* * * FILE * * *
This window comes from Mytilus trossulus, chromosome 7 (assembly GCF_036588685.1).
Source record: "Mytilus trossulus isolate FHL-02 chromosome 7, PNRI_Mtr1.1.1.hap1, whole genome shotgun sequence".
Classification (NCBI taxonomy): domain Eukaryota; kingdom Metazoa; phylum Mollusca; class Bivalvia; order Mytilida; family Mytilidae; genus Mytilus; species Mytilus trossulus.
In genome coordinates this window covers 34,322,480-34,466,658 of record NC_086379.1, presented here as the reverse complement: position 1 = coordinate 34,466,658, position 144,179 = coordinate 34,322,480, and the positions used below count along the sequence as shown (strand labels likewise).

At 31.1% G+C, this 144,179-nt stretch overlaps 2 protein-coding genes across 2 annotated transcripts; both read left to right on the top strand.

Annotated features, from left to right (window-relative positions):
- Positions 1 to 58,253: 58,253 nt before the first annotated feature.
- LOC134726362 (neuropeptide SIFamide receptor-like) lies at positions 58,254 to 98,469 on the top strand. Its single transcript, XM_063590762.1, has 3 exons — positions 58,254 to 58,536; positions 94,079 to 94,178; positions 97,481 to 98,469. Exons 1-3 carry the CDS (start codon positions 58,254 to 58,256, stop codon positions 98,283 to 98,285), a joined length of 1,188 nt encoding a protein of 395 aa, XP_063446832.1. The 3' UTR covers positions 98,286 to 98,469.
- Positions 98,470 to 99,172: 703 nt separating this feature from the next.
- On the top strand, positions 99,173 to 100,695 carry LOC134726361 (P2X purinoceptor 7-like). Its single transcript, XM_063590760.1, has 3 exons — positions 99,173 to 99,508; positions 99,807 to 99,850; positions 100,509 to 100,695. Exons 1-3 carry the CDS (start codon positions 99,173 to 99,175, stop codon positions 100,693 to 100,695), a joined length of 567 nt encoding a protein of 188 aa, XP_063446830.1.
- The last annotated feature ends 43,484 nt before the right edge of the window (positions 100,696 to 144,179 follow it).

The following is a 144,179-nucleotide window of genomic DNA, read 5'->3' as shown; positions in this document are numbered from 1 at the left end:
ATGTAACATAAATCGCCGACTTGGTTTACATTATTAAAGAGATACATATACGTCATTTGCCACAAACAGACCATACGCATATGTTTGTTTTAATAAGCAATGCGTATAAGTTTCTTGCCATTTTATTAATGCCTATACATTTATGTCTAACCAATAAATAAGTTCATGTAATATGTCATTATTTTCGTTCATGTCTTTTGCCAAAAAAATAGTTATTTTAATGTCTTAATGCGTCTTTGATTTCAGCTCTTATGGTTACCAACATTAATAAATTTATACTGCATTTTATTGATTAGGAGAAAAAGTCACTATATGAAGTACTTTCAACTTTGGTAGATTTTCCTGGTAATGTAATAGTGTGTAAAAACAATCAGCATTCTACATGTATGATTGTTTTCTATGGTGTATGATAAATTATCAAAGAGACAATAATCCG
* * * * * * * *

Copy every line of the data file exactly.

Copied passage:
This window comes from Mytilus trossulus, chromosome 7 (assembly GCF_036588685.1).
Source record: "Mytilus trossulus isolate FHL-02 chromosome 7, PNRI_Mtr1.1.1.hap1, whole genome shotgun sequence".
Classification (NCBI taxonomy): domain Eukaryota; kingdom Metazoa; phylum Mollusca; class Bivalvia; order Mytilida; family Mytilidae; genus Mytilus; species Mytilus trossulus.
In genome coordinates this window covers 34,322,480-34,466,658 of record NC_086379.1, presented here as the reverse complement: position 1 = coordinate 34,466,658, position 144,179 = coordinate 34,322,480, and the positions used below count along the sequence as shown (strand labels likewise).

At 31.1% G+C, this 144,179-nt stretch overlaps 2 protein-coding genes across 2 annotated transcripts; both read left to right on the top strand.

Annotated features, from left to right (window-relative positions):
- Positions 1 to 58,253: 58,253 nt before the first annotated feature.
- LOC134726362 (neuropeptide SIFamide receptor-like) lies at positions 58,254 to 98,469 on the top strand. Its single transcript, XM_063590762.1, has 3 exons — positions 58,254 to 58,536; positions 94,079 to 94,178; positions 97,481 to 98,469. Exons 1-3 carry the CDS (start codon positions 58,254 to 58,256, stop codon positions 98,283 to 98,285), a joined length of 1,188 nt encoding a protein of 395 aa, XP_063446832.1. The 3' UTR covers positions 98,286 to 98,469.
- Positions 98,470 to 99,172: 703 nt separating this feature from the next.
- On the top strand, positions 99,173 to 100,695 carry LOC134726361 (P2X purinoceptor 7-like). Its single transcript, XM_063590760.1, has 3 exons — positions 99,173 to 99,508; positions 99,807 to 99,850; positions 100,509 to 100,695. Exons 1-3 carry the CDS (start codon positions 99,173 to 99,175, stop codon positions 100,693 to 100,695), a joined length of 567 nt encoding a protein of 188 aa, XP_063446830.1.
- The last annotated feature ends 43,484 nt before the right edge of the window (positions 100,696 to 144,179 follow it).

The following is a 144,179-nucleotide window of genomic DNA, read 5'->3' as shown; positions in this document are numbered from 1 at the left end:
ATGTAACATAAATCGCCGACTTGGTTTACATTATTAAAGAGATACATATACGTCATTTGCCACAAACAGACCATACGCATATGTTTGTTTTAATAAGCAATGCGTATAAGTTTCTTGCCATTTTATTAATGCCTATACATTTATGTCTAACCAATAAATAAGTTCATGTAATATGTCATTATTTTCGTTCATGTCTTTTGCCAAAAAAATAGTTATTTTAATGTCTTAATGCGTCTTTGATTTCAGCTCTTATGGTTACCAACATTAATAAATTTATACTGCATTTTATTGATTAGGAGAAAAAGTCACTATATGAAGTACTTTCAACTTTGGTAGATTTTCCTGGTAATGTAATAGTGTGTAAAAACAATCAGCATTCTACATGTATGATTGTTTTCTATGGTGTATGATAAATTATCAAAGAGACAATAATCCG